Mo-o-om, what’s for dinner?

Image courtesy http://www.zazzle.com/animals_are_my_friends_poster-228505690643377345 

I hate it when people ask, “but aren’t you going to feed your children meat?” It’s even worse when the question is accompanied by the wide eyes and open mouth that reflect an inability to comprehend the situation.

I’m so tired of people telling me that a vegetarian diet isn’t a healthy way to raise children. I haven’t eaten flesh for over ten years and am a fit, strong, healthy and happy woman who has borne two healthy, beautiful sons.

My nearly-two-year-old is an eating machine and loves guzzling up his beans, cereals, fruit and veggies. He gets plenty of protein from all the peas, beans, legumes, nuts, seeds, eggs and cheese he eats, and his energy levels are boundless. There’s a reason the expression is “full of beans”!

My four-month-old is above the average curve for his weight and length, and I am exclusively breastfeeding him off my hearty vegetarian diet.

Vegetarianism may be an ethical, environmental, economic or religious choice. But it is undoubtedly a wholesome one. People need to realize that it is a growing lifestyle and can be every bit as healthy as an omnivorous diet (in fact, often more so!).

As parents we have a responsibility to ensure that our children receive all the nutrients their growing bodies need, as well as a safe and loving environment in which to learn and grow. That doesn’t predicate the need to eat animals or harm them in any way.

As George Bernhard Shaw so eloquently put it: “Animals are my friends, and I don’t eat my friends”. I don’t know how I could teach my kids to love animals, and then tell them that it’s okay to eat them. It just doesn’t make sense.

When they grow into independent individuals they will have to make their own choices about many things, including this issue. But in the meantime, I have to be their feed-o-meat-er.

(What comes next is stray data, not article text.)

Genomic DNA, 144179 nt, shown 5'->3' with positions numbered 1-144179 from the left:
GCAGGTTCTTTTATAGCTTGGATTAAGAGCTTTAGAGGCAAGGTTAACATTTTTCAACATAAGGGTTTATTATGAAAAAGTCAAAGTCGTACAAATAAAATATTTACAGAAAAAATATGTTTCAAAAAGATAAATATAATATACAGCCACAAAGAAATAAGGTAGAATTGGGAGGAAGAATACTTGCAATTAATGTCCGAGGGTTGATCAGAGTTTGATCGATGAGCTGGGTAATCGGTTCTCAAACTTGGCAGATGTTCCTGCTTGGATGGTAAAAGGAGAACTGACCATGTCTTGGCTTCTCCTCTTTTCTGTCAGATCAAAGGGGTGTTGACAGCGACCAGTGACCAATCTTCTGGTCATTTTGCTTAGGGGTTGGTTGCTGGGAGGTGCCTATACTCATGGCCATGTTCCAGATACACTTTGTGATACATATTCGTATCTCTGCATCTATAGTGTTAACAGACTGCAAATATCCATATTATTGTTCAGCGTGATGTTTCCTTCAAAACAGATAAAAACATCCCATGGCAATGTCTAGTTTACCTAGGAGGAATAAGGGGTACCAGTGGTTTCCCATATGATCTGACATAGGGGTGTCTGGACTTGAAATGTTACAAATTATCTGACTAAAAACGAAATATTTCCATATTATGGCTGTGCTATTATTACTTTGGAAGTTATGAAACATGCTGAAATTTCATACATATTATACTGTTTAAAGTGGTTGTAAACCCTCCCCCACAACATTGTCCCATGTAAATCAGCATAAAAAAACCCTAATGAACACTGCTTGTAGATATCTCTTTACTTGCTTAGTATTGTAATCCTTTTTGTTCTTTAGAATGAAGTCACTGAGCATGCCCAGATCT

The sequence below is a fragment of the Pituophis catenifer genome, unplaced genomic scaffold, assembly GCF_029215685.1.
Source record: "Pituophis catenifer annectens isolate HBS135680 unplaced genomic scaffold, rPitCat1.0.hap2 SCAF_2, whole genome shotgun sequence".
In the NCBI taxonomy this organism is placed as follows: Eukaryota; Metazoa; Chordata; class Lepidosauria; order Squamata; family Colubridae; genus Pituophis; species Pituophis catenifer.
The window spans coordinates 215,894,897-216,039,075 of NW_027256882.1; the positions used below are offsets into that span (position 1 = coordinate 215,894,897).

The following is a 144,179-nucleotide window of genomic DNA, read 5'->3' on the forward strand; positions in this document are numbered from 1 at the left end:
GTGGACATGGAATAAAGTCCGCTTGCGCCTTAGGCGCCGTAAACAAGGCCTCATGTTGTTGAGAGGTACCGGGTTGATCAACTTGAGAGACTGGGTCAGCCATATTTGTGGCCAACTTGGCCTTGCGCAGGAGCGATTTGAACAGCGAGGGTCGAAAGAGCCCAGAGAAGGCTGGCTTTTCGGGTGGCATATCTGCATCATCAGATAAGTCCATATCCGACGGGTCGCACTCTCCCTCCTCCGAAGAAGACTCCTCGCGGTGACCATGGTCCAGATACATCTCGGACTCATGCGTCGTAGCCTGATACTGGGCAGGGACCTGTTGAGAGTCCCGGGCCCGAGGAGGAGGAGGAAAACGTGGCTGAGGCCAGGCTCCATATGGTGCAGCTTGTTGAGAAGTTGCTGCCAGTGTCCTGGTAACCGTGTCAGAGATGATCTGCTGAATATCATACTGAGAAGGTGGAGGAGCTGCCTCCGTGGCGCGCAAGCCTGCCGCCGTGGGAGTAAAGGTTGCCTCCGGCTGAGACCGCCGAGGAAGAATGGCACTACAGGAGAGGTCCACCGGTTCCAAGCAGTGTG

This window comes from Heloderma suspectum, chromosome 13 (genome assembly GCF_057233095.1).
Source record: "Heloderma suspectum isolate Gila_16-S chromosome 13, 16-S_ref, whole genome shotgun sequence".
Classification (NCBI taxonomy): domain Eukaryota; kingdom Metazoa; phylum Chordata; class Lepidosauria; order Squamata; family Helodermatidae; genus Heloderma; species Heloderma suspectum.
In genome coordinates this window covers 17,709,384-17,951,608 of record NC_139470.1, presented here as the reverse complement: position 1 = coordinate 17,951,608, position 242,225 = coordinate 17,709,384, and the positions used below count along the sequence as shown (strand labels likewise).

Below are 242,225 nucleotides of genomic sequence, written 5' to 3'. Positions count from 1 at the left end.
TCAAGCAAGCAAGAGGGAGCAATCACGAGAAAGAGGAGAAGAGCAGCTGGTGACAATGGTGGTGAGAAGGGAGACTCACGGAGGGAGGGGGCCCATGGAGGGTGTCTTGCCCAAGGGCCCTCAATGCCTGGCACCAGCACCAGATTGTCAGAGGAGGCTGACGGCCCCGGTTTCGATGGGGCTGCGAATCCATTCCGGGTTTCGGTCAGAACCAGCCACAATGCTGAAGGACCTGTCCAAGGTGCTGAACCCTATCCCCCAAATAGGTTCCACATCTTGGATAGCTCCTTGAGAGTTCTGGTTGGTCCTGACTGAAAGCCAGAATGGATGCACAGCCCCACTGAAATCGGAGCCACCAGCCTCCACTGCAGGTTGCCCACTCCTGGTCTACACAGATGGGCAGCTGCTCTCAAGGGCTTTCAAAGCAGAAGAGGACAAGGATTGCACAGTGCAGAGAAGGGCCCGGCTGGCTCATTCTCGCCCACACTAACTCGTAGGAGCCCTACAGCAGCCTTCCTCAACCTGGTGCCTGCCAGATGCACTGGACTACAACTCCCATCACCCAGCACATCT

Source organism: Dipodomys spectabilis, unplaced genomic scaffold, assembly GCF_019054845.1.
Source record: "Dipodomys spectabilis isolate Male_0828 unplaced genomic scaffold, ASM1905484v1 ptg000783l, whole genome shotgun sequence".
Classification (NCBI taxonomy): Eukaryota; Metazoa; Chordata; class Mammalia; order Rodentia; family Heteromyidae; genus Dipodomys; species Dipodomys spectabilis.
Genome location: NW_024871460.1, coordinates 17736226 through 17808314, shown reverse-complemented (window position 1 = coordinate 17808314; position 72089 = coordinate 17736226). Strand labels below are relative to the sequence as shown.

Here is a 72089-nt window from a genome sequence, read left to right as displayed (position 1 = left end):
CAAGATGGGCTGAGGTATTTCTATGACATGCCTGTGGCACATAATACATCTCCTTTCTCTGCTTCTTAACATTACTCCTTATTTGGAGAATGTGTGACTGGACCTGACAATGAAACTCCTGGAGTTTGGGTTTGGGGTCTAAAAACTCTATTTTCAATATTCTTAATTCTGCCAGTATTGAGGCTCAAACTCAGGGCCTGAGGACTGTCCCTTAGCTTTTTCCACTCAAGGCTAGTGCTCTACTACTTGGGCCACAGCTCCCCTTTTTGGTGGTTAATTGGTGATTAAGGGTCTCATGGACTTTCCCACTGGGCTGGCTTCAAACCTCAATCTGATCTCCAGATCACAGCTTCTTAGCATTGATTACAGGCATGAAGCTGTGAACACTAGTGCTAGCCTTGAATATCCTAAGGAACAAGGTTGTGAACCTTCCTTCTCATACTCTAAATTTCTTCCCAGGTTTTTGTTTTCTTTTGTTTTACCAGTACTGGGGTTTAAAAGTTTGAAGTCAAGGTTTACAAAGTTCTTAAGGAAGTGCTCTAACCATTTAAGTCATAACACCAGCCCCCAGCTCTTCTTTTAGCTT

lettuce learn together

I think I’m starting to get the hang of this blog thing. You log on every couple of days, jot down some thoughts, and then phone your mother and beg her to read it so you have at least one “hit”.

In my excitement, I’ve been telling everyone I know about my new hobby. The responses have been varied (“That’s nice, dear” – Mother; “What’s a blug?” – Grandma; “Wouldn’t you rather be sleeping while the baby’s quiet?” – Well-meaning Friend).

I seem to have a lot to say about raising eco-aware children. Kids who understand and respect the bio-rhythms of the earth and who appreciate our small place within it. Well, it’s easy to preach the virtues of such things, but I do sometimes wonder how successful I am at putting them into practice.

And finally, today, I received some proof that my efforts are slowly but surely making their way through the little skulls.

I was reading a book with my not-quite-two-year-old (by reading, of course, I mean slapping the pages and going “Aaah!” at the pictures) when we turned to the page about food. “Can you show me the tomato?”

Ari pointed diligently at the tomato.

“And how about the cucumber?”

He gesticulated wildly at the picture: “Ima! Ima!” (this is cucumber until his tongue masters further phonics)